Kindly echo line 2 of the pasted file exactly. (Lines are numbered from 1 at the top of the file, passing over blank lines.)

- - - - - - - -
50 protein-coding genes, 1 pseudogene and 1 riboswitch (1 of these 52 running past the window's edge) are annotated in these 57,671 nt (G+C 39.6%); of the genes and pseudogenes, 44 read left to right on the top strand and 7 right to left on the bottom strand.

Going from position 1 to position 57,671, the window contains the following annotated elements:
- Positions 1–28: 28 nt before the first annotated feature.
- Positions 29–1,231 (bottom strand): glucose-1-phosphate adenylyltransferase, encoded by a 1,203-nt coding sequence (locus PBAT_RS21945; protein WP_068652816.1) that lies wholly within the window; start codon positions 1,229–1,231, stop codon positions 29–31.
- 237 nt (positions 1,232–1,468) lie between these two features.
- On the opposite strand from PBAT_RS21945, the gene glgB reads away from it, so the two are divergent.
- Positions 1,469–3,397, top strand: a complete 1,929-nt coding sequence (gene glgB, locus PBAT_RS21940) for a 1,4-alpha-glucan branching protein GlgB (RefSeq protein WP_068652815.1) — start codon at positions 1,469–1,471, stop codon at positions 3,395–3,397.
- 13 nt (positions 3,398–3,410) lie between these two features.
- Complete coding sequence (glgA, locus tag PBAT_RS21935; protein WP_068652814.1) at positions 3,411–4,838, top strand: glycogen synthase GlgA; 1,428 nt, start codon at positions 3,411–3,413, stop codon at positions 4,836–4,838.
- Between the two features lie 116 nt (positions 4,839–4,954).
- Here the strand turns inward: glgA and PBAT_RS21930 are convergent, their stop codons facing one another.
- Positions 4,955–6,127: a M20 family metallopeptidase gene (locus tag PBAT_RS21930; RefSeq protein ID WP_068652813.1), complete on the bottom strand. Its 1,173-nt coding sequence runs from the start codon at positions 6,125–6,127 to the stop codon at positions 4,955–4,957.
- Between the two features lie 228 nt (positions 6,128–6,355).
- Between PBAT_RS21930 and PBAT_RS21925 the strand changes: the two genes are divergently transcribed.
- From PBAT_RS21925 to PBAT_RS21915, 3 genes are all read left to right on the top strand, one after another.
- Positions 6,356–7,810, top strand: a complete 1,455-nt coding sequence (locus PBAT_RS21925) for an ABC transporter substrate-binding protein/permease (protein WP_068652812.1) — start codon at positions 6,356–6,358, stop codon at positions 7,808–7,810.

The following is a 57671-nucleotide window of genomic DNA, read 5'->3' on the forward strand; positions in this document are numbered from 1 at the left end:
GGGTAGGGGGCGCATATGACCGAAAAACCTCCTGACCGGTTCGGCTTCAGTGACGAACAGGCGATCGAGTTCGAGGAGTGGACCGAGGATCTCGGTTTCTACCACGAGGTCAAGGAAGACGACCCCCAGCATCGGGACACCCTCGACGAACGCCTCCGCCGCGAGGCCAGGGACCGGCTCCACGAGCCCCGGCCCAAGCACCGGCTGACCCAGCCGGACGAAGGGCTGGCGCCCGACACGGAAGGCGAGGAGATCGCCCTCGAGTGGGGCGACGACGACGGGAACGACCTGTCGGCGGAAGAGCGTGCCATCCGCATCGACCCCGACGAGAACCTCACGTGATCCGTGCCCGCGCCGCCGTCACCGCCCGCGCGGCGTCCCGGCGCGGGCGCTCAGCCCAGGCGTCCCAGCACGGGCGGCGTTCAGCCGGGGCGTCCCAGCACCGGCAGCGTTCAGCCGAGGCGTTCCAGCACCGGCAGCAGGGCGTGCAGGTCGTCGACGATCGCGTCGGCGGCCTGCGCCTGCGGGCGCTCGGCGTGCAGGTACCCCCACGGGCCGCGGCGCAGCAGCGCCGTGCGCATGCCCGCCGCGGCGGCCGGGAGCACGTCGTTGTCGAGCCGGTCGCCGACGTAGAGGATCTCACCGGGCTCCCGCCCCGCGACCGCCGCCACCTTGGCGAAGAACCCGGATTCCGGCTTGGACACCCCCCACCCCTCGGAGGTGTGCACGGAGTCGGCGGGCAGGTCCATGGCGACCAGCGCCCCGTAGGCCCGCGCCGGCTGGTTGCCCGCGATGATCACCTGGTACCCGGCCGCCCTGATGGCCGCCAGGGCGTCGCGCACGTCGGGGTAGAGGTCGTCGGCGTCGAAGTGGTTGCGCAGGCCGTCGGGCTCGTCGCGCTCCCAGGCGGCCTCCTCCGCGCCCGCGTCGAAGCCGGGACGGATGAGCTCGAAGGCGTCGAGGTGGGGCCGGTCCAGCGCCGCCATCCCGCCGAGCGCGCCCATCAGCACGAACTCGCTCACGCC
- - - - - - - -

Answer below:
Going from position 1 to position 57,671, the window contains the following annotated elements: